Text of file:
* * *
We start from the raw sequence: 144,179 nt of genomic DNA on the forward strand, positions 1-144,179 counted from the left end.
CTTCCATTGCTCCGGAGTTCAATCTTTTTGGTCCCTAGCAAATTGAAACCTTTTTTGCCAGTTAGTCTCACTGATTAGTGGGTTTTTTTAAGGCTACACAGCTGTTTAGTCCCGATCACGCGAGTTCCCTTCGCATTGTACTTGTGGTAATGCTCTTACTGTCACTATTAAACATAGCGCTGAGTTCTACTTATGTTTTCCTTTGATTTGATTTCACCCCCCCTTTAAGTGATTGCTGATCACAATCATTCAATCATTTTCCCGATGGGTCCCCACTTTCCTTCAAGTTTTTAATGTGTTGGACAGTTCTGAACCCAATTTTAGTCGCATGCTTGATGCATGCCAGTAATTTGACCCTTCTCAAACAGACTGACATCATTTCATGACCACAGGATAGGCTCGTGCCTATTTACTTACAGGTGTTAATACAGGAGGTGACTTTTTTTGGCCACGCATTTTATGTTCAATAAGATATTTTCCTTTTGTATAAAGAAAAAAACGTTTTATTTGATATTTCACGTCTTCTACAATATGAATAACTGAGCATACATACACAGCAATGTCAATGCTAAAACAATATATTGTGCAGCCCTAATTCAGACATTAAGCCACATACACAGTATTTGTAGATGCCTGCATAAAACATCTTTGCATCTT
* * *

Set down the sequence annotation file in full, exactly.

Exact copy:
We start from the raw sequence: 144,179 nt of genomic DNA on the forward strand, positions 1-144,179 counted from the left end.
CTTCCATTGCTCCGGAGTTCAATCTTTTTGGTCCCTAGCAAATTGAAACCTTTTTTGCCAGTTAGTCTCACTGATTAGTGGGTTTTTTTAAGGCTACACAGCTGTTTAGTCCCGATCACGCGAGTTCCCTTCGCATTGTACTTGTGGTAATGCTCTTACTGTCACTATTAAACATAGCGCTGAGTTCTACTTATGTTTTCCTTTGATTTGATTTCACCCCCCCTTTAAGTGATTGCTGATCACAATCATTCAATCATTTTCCCGATGGGTCCCCACTTTCCTTCAAGTTTTTAATGTGTTGGACAGTTCTGAACCCAATTTTAGTCGCATGCTTGATGCATGCCAGTAATTTGACCCTTCTCAAACAGACTGACATCATTTCATGACCACAGGATAGGCTCGTGCCTATTTACTTACAGGTGTTAATACAGGAGGTGACTTTTTTTGGCCACGCATTTTATGTTCAATAAGATATTTTCCTTTTGTATAAAGAAAAAAACGTTTTATTTGATATTTCACGTCTTCTACAATATGAATAACTGAGCATACATACACAGCAATGTCAATGCTAAAACAATATATTGTGCAGCCCTAATTCAGACATTAAGCCACATACACAGTATTTGTAGATGCCTGCATAAAACATCTTTGCATCTT